It’s crazy how much panic ensues the first time an article online mentions the word “recession”. There is always an asshole predicting the next recession is going to start tomorrow. And unlike predicting the end of the world, some people actually “get it right” because recessions aren’t all that rare. Sure, we never know when they are going to start, but what we do know is they will happen. No one wants to lose half of their portfolio value, but it’s a worthy tradeoff to occasionally lose temporary value in our portfolio to get the long term gains that always occur. There are always people that say the next “recession” is imminent, and when it comes we’ll all lose our jobs, our wives, our happiness, and our money! Sounds pretty awful, right? There are two things I want to stress here. First, recessions are going to happen. They happen in almost every decade. The most recent one in 2007-2008 was considered a very bad one. Here is a list of every US recession that has occurred, and as you can see there’s a nice column for “time since last recession” and we tend to see that they usually happen about every 6 years over the long haul.
Let’s give a backdated example of an investor starting out at the worst possible time, when the market was highest in 2007 and watch what happens when the recession hits. We’ll use 3 dates here: October 2007 when market was high, February 2009 when market reached its low point, and November 2015 to show present day value. These are approximate dates/numbers so don’t fault me for stock prices or dividend payouts.
Invest $25,000 in Coca-Cola
2007: Bought 833 shares @ $30 per share, Total Value = ~$25,000
2009: Recession occurs; stock drops to $20 per share, and makes 833 shares worth ~ $16,500 (plus dividends received)
2015: Present Day, stock price rises to $42 per share, 833 shares now worth ~ $35,000
Dividends received using 3% annual approximation = $6,000
Total Value = ~$41,000 (64% return)
Invest $25,000 in Johnson & Johnson
2007: Bought 379 shares @ $66 per share, Total Value = ~$25,000
2009: Recession occurs; stock drops to $48 per share, and makes 379 shares worth ~ $18,200 (plus dividends received)
2015: Present Day, stock price rises to $102 per share, 379 shares now worth ~ $38,600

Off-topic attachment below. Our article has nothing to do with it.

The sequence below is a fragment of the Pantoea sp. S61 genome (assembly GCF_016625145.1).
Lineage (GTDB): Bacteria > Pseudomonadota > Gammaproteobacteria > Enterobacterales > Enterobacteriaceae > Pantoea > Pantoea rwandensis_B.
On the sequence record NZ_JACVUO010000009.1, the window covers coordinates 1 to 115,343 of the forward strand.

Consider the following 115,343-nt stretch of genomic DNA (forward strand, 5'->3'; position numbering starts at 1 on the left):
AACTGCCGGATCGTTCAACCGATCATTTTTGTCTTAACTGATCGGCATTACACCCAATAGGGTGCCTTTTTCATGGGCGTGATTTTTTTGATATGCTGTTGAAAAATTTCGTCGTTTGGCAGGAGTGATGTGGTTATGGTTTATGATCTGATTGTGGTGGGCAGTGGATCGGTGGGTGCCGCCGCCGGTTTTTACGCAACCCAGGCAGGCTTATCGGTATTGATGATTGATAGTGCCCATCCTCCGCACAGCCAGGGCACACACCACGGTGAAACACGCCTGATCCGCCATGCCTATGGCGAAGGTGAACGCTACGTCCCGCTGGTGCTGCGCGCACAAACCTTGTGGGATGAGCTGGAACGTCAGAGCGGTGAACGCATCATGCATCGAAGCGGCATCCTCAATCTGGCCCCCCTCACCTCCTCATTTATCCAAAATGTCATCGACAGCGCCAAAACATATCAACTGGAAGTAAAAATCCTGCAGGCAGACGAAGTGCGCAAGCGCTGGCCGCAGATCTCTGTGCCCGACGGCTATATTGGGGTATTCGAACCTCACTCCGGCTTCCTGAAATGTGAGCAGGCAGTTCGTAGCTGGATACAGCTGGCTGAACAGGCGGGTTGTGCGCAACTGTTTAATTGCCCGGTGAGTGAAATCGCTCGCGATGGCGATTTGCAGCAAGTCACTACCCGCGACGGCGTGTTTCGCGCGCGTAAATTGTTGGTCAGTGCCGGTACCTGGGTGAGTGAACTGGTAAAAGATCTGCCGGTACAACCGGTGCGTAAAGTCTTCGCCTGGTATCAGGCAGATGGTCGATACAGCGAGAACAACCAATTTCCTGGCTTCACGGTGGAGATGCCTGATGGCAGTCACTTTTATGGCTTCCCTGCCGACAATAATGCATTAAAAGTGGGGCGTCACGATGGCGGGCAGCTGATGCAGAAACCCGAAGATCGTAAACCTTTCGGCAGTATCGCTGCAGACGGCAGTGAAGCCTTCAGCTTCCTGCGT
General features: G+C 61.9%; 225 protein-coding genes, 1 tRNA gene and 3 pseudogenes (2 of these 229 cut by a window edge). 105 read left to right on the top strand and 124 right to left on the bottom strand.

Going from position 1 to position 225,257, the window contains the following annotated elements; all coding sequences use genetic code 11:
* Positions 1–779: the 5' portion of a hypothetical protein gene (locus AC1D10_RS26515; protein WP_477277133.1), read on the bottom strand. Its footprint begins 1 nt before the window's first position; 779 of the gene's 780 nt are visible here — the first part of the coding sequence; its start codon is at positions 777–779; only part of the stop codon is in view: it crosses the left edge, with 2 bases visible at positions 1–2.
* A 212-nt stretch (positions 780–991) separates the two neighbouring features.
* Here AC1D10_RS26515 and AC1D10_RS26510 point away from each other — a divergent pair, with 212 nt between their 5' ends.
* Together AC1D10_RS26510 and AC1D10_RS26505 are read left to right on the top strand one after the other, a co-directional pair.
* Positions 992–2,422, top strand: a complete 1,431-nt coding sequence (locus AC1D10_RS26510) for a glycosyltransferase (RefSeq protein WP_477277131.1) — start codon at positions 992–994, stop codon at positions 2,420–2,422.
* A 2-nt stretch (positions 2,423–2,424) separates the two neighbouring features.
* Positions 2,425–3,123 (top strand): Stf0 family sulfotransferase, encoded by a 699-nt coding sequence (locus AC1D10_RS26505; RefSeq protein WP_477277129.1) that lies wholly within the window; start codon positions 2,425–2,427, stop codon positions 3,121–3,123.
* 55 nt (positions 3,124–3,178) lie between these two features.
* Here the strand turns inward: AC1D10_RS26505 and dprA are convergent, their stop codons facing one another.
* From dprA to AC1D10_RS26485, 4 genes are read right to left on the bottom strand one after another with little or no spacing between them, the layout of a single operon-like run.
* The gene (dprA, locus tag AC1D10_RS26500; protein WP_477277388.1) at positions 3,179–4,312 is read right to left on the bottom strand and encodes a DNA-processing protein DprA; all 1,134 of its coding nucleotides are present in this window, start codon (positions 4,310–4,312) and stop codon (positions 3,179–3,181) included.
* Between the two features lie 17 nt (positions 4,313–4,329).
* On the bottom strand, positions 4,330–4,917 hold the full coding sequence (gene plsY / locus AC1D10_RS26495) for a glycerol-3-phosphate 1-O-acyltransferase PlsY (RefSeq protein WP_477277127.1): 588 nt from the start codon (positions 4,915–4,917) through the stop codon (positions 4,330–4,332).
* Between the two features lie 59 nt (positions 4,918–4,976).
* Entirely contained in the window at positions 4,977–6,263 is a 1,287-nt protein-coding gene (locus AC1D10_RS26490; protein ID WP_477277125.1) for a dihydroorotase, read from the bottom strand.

Dividends received using 3% annual approximation = $6000
Total Value = ~$44,600 (78% return)
These examples are obviously not useful to you today, as you don’t have a time machine (that I know of). However, it illustrates the following investing principles:
Recessions happen. And as you can see from the list on Wikipedia, they aren’t all that uncommon. The way to be prepared for them is to only invest money you don’t need in the short term. Always keep an emergency fund for tough times
NEVER sell stock during a recession. You are literally throwing money away by selling your stock beneath their true value.
BUY when people panic. You can see in these examples we had great prices on both Coca-Cola and Johnson & Johnson stock in 2009. If you were fortunate enough to buy consistently throughout the recession, you might be getting close to doubling that investment by 2015.
Remember your portfolio represents temporary value. You aren’t actually losing a large chunk of your money when a recession hits, only temporary value.
Strong Dividend Stocks continue to pay during a recession. Coca-Cola and Johnson & Johnson continued the same dividend payments and even raised them during these rough years. It’s a good starting point to see which companies did this and assume they can do it again when the next recession hits us.
If you invest with a plan and anticipate recessions, they shouldn’t worry you in the least. We’ll continue to receive our dividend payments on a monthly basis to make ourselves feel motivated. This is another prime example of why we should be using our dividend income as our “progress meter”, instead of portfolio value, which can vary greatly depending on the overall economy. Plan ahead, save your money, and sleep well at night while you work toward your financial goals!